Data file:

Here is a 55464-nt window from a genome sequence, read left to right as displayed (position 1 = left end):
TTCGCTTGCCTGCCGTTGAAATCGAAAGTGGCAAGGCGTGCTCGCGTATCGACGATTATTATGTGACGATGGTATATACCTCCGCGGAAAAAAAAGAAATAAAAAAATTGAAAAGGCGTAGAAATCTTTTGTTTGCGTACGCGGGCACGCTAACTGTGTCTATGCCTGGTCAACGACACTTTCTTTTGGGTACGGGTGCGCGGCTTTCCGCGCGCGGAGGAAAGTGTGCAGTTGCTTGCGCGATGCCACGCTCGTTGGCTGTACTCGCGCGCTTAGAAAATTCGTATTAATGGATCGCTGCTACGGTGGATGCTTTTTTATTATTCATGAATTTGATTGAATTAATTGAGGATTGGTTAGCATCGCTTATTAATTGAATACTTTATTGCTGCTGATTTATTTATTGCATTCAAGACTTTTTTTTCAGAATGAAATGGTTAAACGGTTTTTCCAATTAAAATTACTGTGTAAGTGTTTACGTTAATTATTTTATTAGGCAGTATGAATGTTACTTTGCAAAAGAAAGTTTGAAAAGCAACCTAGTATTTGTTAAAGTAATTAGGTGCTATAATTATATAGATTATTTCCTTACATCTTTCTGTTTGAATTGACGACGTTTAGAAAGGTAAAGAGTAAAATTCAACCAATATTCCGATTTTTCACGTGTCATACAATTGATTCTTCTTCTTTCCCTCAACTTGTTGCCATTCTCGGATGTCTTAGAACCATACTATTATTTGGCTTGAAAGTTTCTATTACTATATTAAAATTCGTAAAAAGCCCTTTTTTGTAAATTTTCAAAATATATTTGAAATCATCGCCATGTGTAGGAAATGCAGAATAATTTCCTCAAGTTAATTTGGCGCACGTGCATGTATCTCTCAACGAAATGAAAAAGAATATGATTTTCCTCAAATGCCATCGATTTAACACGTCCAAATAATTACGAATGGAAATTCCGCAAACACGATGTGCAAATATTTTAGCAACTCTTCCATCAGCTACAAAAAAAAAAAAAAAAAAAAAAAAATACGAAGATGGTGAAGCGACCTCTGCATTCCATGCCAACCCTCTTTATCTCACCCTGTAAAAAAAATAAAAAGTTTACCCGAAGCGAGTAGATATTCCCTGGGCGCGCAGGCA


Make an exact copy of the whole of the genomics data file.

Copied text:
Here is a 55464-nt window from a genome sequence, read left to right as displayed (position 1 = left end):
TTCGCTTGCCTGCCGTTGAAATCGAAAGTGGCAAGGCGTGCTCGCGTATCGACGATTATTATGTGACGATGGTATATACCTCCGCGGAAAAAAAAGAAATAAAAAAATTGAAAAGGCGTAGAAATCTTTTGTTTGCGTACGCGGGCACGCTAACTGTGTCTATGCCTGGTCAACGACACTTTCTTTTGGGTACGGGTGCGCGGCTTTCCGCGCGCGGAGGAAAGTGTGCAGTTGCTTGCGCGATGCCACGCTCGTTGGCTGTACTCGCGCGCTTAGAAAATTCGTATTAATGGATCGCTGCTACGGTGGATGCTTTTTTATTATTCATGAATTTGATTGAATTAATTGAGGATTGGTTAGCATCGCTTATTAATTGAATACTTTATTGCTGCTGATTTATTTATTGCATTCAAGACTTTTTTTTCAGAATGAAATGGTTAAACGGTTTTTCCAATTAAAATTACTGTGTAAGTGTTTACGTTAATTATTTTATTAGGCAGTATGAATGTTACTTTGCAAAAGAAAGTTTGAAAAGCAACCTAGTATTTGTTAAAGTAATTAGGTGCTATAATTATATAGATTATTTCCTTACATCTTTCTGTTTGAATTGACGACGTTTAGAAAGGTAAAGAGTAAAATTCAACCAATATTCCGATTTTTCACGTGTCATACAATTGATTCTTCTTCTTTCCCTCAACTTGTTGCCATTCTCGGATGTCTTAGAACCATACTATTATTTGGCTTGAAAGTTTCTATTACTATATTAAAATTCGTAAAAAGCCCTTTTTTGTAAATTTTCAAAATATATTTGAAATCATCGCCATGTGTAGGAAATGCAGAATAATTTCCTCAAGTTAATTTGGCGCACGTGCATGTATCTCTCAACGAAATGAAAAAGAATATGATTTTCCTCAAATGCCATCGATTTAACACGTCCAAATAATTACGAATGGAAATTCCGCAAACACGATGTGCAAATATTTTAGCAACTCTTCCATCAGCTACAAAAAAAAAAAAAAAAAAAAAAAAATACGAAGATGGTGAAGCGACCTCTGCATTCCATGCCAACCCTCTTTATCTCACCCTGTAAAAAAAATAAAAAGTTTACCCGAAGCGAGTAGATATTCCCTGGGCGCGCAGGCA